A new $25,000 endowment has been created at UBC Okanagan by Direct Energy Business Services to provide financial assistance to students studying sustainability and environmental sciences.
The endowment will support the Aidan Kiernan Direct Energy Scholarship in Sustainability and Environmental Sciences, and recognizes the work of professional engineer Aidan Kiernan who retired at the end of February after serving as UBC Okanagan's Associate Vice-President of Operations, and previously as Associate Vice President of Campus Development and Facility Management at the former Okanagan University College.
"As they embark on their own careers, we hope the next generation of science and engineering graduates from UBC Okanagan will show the kind of enthusiasm that Aidan Kiernan has shown for building sustainability into every project he has been involved with," says Michael Baetz, Vice President and General Manager of Direct Energy. "We're very pleased to honour Aidan by providing, in his name, financial support for students pursuing education in sustainability and environmental sciences."
Kiernan has a long history of seeking ways to apply alternative energy systems. He introduced a seawater heat exchange system for the marine science facility when he worked at Memorial University in Newfoundland. At Okanagan College's KLO Road campus in Kelowna, he devised a system that captures heat from the City of Kelowna's neighbouring wastewater treatment plant.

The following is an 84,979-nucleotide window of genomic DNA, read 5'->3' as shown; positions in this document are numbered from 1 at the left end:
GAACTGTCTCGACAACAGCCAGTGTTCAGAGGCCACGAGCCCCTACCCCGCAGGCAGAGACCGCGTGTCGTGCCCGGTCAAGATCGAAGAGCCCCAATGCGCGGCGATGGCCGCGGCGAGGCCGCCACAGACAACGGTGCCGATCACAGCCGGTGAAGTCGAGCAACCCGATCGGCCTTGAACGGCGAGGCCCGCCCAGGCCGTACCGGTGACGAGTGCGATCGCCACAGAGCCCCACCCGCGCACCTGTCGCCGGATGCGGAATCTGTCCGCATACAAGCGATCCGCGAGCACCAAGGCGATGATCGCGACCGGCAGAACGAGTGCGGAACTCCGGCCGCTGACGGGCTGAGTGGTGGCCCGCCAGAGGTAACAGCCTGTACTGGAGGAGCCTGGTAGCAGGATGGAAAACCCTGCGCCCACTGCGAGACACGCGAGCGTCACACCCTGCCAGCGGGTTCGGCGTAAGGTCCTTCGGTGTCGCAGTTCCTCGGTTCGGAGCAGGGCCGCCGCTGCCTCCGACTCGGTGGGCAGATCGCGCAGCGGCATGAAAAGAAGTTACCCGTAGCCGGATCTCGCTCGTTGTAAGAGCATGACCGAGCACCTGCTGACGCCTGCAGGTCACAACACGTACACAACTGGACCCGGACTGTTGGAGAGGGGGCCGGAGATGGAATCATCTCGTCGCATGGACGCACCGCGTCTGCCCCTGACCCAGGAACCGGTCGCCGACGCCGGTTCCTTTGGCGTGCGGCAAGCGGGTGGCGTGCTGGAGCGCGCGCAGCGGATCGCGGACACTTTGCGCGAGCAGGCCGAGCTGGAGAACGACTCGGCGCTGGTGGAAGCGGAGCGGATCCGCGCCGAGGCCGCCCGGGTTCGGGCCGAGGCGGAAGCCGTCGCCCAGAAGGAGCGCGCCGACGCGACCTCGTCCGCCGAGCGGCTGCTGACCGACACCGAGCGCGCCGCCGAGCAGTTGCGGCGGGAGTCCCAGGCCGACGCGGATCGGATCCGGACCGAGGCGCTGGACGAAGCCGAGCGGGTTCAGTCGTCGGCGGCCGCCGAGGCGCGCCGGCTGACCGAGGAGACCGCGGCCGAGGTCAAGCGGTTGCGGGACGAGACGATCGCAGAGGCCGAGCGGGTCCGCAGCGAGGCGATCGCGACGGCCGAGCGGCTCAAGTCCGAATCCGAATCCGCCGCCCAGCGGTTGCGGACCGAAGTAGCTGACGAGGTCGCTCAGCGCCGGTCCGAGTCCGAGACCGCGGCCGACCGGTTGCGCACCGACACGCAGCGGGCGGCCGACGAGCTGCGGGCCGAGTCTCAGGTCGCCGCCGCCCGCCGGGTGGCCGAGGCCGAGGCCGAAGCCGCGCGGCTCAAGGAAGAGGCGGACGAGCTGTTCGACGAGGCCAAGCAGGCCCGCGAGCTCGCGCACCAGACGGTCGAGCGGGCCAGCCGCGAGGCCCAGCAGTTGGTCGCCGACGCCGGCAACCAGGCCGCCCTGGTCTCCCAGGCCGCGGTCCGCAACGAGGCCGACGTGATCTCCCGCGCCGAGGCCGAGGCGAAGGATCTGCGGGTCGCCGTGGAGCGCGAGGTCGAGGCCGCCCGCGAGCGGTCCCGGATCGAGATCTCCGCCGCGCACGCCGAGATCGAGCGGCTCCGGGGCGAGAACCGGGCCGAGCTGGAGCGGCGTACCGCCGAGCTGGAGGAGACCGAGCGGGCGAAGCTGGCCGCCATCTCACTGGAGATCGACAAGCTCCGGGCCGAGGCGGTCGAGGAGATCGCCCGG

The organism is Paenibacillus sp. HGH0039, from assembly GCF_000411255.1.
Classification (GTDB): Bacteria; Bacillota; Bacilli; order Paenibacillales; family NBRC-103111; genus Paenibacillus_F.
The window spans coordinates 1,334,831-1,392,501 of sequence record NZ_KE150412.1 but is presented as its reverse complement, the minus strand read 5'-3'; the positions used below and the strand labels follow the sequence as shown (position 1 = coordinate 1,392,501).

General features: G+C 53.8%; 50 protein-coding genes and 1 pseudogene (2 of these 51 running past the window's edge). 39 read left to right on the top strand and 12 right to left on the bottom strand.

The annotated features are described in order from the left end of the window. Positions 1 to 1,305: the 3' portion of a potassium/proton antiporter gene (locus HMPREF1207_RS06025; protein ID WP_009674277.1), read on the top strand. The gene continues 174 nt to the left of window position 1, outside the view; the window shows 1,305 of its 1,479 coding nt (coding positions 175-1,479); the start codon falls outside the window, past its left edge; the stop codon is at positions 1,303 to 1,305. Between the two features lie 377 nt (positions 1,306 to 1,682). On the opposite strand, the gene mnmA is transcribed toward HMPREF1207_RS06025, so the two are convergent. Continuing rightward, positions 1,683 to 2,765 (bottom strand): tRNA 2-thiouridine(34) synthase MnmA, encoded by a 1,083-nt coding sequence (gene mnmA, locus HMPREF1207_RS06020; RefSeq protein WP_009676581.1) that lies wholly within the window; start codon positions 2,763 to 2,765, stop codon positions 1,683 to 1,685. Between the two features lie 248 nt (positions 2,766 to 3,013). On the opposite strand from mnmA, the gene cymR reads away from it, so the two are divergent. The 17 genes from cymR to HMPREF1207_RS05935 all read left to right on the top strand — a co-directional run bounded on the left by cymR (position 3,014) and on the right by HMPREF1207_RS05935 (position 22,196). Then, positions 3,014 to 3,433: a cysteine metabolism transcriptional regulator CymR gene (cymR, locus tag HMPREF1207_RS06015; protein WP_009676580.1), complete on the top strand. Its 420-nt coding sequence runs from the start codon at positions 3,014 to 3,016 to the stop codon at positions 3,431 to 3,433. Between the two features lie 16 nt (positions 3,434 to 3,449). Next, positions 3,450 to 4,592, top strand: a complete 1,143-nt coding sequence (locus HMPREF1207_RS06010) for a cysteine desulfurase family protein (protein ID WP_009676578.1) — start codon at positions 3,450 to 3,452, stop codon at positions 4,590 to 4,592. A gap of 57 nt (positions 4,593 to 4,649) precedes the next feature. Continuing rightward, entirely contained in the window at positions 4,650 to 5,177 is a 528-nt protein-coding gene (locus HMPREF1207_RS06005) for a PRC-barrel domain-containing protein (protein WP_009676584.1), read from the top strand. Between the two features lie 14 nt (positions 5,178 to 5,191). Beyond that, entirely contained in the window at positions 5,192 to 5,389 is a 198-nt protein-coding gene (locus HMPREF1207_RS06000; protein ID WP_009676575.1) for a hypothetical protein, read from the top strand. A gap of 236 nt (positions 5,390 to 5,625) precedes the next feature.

In 2005, Kiernan brought that experience to UBC Okanagan, working with engineers and hydrogeologists to explore a geo-exchange system for the campus – a system that is now a reality.
Heating and cooling buildings at UBC Okanagan using groundwater will save a bundle in energy costs. The geo-exchange system cost approximately $6 million -- $1 million more than a conventional fossil-fuelled heating plant – but the entire system and retrofitting existing academic buildings is being funded by the new system's operational savings, estimated at $350,000 a year.
All new academic buildings will use the geo-exchange system. The first of these new buildings is the Fipke Centre for Innovative Research, which opened last fall. Direct Energy is working with UBC Okanagan to retrofit all existing academic buildings for geo-exchange energy use. When this project is completed in the fall of 2009, the campus buildings will be virtually free of carbon emissions.
The Aidan Kiernan Direct Energy Scholarship award will alternate each year between the Irving K. Barber School of Arts and Sciences and the UBC Okanagan School of Engineering. The first awards will be available for the 2009/2010 Winter session.
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